Six Minutes to Midnight: Who do you think you are kidding, Eddie Izzard?

Not even Judi Dench can save writer and star Izzard’s prewar romp from drab mediocrity

Six Minutes to Midnight
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Director: Andy Goddard
Cert: 12A
Genre: Thriller
Starring: Eddie Izzard, Judi Dench, Carla Juri, James D'Arcy, Celyn Jones, Jim Broadbent, David Schofield
Running Time: 1 hr 39 mins

Approach this harmlessly silly prewar romp – arriving on Sky after a deferred theatrical release – with no prior knowledge and, within half an hour or so, you will almost certainly find yourself hoping it is based on some sliver of historical truth. Why else would Eddie Izzard conceive such a thing? Heaven forbid such an admirable figure had bothered to make all this rubbish up.

Sure enough, there really was, until shortly before hostilities commenced, a finishing school for the “daughters and goddaughters of the [Nazi] high command” on the English south coast. There is potential here for a camp entertainment of the silliest order: Invasion of the SS Schoolgirls; Netball, Nocturnes and Nazis; The Belles of Saint Swastikas. The possibilities are endless.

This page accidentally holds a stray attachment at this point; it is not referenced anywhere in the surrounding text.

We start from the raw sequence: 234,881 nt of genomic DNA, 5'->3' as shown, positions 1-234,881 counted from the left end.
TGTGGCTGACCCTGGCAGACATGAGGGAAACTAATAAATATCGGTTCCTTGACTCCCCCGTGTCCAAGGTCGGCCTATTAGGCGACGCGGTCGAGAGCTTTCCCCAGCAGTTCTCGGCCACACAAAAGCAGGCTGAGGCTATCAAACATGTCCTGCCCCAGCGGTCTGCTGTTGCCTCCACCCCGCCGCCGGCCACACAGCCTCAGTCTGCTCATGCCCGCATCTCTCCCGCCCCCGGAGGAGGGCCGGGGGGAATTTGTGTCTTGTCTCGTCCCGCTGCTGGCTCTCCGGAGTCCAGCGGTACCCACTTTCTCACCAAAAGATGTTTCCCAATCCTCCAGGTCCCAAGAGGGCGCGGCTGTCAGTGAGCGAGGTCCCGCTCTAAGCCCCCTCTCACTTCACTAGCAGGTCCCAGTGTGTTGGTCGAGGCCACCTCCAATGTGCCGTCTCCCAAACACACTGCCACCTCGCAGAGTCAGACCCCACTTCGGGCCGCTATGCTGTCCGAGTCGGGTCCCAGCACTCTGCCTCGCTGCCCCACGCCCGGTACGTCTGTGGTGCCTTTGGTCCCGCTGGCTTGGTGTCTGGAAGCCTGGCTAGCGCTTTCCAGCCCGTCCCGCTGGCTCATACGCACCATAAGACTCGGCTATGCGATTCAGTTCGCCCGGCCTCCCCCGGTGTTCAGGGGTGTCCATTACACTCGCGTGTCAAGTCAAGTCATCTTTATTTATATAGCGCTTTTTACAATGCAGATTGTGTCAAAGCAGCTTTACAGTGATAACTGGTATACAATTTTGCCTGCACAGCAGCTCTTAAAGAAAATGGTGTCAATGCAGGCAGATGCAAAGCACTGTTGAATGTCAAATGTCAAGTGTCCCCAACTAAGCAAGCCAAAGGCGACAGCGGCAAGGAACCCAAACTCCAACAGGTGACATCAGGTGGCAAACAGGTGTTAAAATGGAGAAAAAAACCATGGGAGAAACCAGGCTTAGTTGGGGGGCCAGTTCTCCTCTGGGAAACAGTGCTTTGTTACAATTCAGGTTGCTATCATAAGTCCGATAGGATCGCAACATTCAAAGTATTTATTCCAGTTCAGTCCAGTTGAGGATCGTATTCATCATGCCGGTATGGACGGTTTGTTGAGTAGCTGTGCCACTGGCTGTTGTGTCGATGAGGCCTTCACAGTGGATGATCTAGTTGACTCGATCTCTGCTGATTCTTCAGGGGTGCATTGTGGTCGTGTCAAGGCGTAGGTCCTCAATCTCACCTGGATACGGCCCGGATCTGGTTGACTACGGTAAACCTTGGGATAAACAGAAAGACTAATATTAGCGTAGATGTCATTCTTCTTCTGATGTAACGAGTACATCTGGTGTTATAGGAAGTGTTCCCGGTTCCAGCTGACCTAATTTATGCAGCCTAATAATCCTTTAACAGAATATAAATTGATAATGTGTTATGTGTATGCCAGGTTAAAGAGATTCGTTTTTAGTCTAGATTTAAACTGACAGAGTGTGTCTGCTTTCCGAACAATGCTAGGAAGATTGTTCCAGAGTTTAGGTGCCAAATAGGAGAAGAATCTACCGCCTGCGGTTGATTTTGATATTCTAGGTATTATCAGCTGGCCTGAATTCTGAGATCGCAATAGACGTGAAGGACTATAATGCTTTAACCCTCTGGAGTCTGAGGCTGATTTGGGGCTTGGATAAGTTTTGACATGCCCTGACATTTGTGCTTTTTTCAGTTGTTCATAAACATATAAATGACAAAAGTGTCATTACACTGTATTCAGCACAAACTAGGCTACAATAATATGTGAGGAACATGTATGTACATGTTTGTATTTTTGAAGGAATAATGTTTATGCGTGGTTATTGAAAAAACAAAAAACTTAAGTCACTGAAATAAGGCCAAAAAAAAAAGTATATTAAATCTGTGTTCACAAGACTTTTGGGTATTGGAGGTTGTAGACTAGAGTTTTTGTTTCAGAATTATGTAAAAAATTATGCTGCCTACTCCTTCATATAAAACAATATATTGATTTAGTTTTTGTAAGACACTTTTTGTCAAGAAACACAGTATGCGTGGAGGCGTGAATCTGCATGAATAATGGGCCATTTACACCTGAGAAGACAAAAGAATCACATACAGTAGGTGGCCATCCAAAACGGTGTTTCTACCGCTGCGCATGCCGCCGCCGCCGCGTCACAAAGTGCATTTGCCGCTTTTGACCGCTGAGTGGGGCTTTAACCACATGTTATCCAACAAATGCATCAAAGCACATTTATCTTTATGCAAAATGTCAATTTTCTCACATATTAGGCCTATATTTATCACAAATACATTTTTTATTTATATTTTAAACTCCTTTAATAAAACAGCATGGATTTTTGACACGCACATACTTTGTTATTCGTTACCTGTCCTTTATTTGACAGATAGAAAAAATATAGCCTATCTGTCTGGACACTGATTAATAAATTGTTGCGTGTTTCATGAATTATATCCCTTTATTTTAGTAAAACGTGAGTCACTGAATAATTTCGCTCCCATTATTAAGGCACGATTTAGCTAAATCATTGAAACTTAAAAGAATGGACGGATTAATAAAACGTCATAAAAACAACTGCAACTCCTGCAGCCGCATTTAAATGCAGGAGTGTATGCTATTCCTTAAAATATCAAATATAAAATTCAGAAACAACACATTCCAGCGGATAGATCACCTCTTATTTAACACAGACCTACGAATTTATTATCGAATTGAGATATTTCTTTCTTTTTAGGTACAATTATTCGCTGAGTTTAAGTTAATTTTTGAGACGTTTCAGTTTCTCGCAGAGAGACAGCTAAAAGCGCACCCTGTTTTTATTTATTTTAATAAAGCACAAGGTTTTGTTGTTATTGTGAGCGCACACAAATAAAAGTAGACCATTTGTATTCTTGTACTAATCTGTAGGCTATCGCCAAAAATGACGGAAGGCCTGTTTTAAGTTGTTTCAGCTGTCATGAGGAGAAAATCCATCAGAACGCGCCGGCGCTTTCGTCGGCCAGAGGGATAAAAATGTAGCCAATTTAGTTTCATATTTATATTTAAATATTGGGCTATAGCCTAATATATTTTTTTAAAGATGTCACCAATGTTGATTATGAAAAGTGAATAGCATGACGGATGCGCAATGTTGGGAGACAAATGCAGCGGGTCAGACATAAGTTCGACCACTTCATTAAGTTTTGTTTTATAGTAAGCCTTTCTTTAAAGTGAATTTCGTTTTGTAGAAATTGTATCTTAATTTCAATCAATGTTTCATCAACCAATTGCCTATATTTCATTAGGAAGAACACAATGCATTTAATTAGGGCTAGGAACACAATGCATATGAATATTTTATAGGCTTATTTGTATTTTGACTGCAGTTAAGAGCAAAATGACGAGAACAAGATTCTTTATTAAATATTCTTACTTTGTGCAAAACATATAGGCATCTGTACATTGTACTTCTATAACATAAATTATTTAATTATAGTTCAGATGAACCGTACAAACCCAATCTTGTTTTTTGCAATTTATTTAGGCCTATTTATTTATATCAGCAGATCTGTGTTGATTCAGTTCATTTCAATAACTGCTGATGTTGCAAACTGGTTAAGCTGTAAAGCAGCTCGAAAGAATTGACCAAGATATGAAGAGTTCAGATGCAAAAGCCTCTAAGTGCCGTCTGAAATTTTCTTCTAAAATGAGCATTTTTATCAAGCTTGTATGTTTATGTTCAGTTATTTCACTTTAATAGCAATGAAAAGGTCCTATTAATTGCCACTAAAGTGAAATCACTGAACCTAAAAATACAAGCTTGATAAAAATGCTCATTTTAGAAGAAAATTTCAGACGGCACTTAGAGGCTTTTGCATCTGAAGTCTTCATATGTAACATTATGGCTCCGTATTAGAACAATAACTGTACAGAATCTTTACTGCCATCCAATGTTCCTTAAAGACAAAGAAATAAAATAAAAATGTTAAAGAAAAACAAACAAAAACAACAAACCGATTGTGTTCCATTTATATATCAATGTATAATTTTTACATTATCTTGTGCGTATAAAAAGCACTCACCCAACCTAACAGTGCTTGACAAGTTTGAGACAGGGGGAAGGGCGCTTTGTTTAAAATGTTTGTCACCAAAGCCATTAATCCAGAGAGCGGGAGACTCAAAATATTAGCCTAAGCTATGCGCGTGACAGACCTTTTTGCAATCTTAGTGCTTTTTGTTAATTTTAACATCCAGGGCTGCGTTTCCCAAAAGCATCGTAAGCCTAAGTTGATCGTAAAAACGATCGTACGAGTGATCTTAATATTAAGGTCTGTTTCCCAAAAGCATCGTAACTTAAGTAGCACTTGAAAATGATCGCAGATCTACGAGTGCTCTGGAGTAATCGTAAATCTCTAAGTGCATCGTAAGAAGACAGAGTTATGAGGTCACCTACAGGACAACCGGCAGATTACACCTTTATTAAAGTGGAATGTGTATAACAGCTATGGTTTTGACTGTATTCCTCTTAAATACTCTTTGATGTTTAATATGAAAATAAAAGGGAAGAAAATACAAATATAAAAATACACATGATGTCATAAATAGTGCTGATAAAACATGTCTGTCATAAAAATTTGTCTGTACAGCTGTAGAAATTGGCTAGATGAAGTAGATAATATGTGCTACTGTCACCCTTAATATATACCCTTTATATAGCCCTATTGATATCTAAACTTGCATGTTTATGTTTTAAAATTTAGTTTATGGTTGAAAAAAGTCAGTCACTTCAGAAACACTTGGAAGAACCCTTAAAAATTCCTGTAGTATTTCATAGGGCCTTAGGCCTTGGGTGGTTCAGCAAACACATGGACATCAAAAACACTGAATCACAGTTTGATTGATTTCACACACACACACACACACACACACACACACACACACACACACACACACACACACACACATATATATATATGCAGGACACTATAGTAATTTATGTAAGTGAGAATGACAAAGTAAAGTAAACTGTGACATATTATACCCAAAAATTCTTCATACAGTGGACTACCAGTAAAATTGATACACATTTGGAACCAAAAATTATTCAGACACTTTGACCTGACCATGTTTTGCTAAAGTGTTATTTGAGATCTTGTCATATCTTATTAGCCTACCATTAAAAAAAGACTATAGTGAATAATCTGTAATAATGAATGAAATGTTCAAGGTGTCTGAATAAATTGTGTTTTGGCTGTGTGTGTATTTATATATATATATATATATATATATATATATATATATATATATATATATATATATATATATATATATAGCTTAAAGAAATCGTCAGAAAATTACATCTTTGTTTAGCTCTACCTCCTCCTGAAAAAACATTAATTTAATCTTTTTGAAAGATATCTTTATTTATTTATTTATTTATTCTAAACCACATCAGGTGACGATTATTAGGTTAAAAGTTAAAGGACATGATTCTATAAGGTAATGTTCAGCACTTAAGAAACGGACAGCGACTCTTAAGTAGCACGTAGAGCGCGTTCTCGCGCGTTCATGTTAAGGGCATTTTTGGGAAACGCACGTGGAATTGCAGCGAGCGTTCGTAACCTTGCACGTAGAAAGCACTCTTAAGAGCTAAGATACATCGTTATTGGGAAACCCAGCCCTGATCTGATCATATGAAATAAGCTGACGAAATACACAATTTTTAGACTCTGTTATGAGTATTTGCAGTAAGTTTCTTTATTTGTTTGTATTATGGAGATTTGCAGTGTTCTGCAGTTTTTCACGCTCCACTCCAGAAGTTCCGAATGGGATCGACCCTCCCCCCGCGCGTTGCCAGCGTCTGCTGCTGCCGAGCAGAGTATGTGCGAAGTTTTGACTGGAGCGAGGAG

Izzard has instead written herself into a variation on Hitchcock's The 39 Steps. Strong in the right sort of role, the indomitable comic, who has completed more marathons than you have worn underpants, does get the chance to run across numerous grassy plains, but she otherwise struggles with her own – cowriters include Celyn Jones and director Andy Goddard – drab variation on an overworked English cliche. Every now and then, the tiniest hint of parody sneaks out and we get a sense we're watching a pseudo-Richard Hannay or a proto-Bulldog Drummond. But the film quickly slips back into pale retread rather than promising lampoon.

Thomas Miller (Izzard) arrives at the school shortly after another teacher has disappeared. We soon learn he is investigating the mystery for some corner of the British secret service. The deeper Miller probes, the more he encounters hook-nosed men who first offer sanctuary before pulling out Lugers and banishing verbs to the end of sentences. You've all seen Where Eagles Dare. You know the sort.


So broad are the cultural references that the setting could be taken for a recreation of interwar English life on Westworld. You just know the protagonist and his contact are going to meet at a performance by a Max Miller type. Goddard, a Downton Abbey alumnus, directs with the flatness you expect from a YouTube video explaining the correct way to hang a painting.

It would be nice to say that Judi Dench, inevitably the headmistress, elevates the project, but even she can't get gas back into the plummeting Zeppelin (wrong war, I know). Still it's not every film that has a shot of the great Dame straightening her arm and yelling "Sieg Heil!" at the wireless. We'll give it that.

On Sky Cinema from March 26th

Donald Clarke

Donald Clarke

Donald Clarke, a contributor to The Irish Times, is Chief Film Correspondent and a regular columnist